Coping With Post Lockdown Anxiety

As the UK starts to ease lockdown restrictions, I’m hearing of more and more people that feel uncomfortable about life returning to normal, myself included. The term post lockdown anxiety was alien to us just 6 months ago, but now there are many people experiencing this fear of going outside and surrounding ourselves with people once again. 

coronavirus crowd illustration with text overlay Coping With Post Lockdown Anxiety

In a recent study, Nuffield Health reported that around 80% of British people working from home now feel lockdown has had a negative impact on their mental health, while 25% said they were finding it difficult to cope emotionally with isolation.

In addition, the Office of National Statistics published a study which showed that 39% of people who are married or in a civil partnership are reporting high levels of anxiety, compared with 19% pre-Coronavirus. This doubling of anxiety levels is likely due to the stress of caring for others while also working from home and potentially home-schooling. 

What is post lockdown anxiety?

Post-lockdown anxiety is the fear and worry that we are going to experience or might already be experiencing about what’s going to happen once certain lockdown restrictions are lifted. This could be anything from being fearful of leaving the house, to being nervous in groups of people.

We quickly adjusted to the ‘new normal’, we felt safe, we felt protected at home and I think the novelty factor of not having to go to work, not having to sit in traffic or on the train had a positive impact on a lot of people. The pace of life was a bit slower, it was a bit more comfortable, maybe there were positives about being at home that we hadn’t really considered initially. But now, the thought of life returning to that fast pace and potentially mixing with more people than we have done in months, is quite scary and daunting for a lot of people.

Why are people worried about changing their routines?

For many of us, the gradual easing of lockdown brings longed-for opportunities (even if at a social distance) – to see friends, play sports, resume contact with family in real life or get back to work in our usual environments. But for many of us, even the happy, much anticipated changes can be difficult for our mental health. And for many others the prospect of coming out of lockdown when the virus is still spreading and still present can be a real worry. This may especially apply to those more vulnerable to the virus and those of us with existing mental health conditions. 

Fear and anxiety are likely to be the most common emotional responses any of us will feel as we approach the end of lockdown. Finding a way to survive lockdown took a lot of our emotional energy and we may have found a place that lets us cope, and we don’t want to leave it behind just yet.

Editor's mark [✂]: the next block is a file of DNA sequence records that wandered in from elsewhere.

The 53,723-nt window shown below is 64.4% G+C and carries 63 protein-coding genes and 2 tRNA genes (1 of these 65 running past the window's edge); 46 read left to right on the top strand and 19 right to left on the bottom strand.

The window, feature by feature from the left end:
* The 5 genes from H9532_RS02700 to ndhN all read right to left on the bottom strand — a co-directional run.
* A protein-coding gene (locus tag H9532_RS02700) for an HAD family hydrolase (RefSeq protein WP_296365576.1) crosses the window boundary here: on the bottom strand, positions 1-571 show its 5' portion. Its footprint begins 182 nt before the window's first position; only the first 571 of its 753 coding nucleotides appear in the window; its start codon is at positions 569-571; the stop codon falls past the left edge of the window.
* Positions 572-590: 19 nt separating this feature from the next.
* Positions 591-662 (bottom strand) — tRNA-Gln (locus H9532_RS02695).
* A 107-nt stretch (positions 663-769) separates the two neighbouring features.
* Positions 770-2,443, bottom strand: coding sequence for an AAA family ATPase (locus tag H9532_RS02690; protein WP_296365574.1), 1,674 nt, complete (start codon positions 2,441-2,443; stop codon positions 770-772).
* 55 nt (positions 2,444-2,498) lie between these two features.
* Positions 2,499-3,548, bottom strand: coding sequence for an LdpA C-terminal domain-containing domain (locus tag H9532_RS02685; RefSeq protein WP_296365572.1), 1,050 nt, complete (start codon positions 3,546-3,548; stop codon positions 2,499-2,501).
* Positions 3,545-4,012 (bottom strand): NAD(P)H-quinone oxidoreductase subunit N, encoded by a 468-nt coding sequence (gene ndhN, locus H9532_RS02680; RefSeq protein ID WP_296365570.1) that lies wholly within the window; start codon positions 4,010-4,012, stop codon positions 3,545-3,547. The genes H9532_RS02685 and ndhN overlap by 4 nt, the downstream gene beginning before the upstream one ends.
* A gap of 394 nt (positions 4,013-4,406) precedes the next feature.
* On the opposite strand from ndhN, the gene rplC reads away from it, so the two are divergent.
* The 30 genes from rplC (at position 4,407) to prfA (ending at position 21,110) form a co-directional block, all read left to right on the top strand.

How do you deal with post lockdown anxiety?

It’s important to acknowledge that these feelings are reasonable, and to expect them. It’s only by building up tolerance gently that we can move through these fears. 
 
If possible, take things at your own pace – but try and challenge yourself to try something different each day or every couple of days. It’s very easy to allow the seclusion that was necessary in lockdown to become deliberate isolation as lockdown ends. Celebrate small wins (and big wins) and try and keep a note of what you are achieving.  

For many people lockdown has been relatively quiet and isolated.  Coming back into shops, traffic, transport, and work might lead to sensory overload – feeling overwhelmed by sights, sounds or smells. Headphones may be a good way to reduce some of this by helping you to focus and creating a distraction with calls, music, podcasts or audiobooks. 

Tips on coping with post lockdown anxiety

Control what can be controlled

There are a lot of things you can’t control at the moment that can cause anxiety – but there are some things you can manage or plan for. Having an action plan for managing things you might find difficult can help.  

Pace yourself

Recognising that you need to go at your own pace is really important. Don’t let others pressure you into doing things you aren’t comfortable with – but try not to let that be an excuse not to push yourself to do smaller things, especially when it comes to reconnecting with friends safely, outside your home, when rules allow and the time is also right for you. It’s important to discuss concerns with those close to you, but also to allow other people space to move at their own pace. 

Build up tolerance

Try doing something that challenges you every day, or every few days. Don’t beat yourself up if it doesn’t go well but keep trying. Keep a note of things you’ve achieved, enjoyed or surprised yourself doing, even if it’s a 5 minute walk around the block is really helpful.

Vary your routines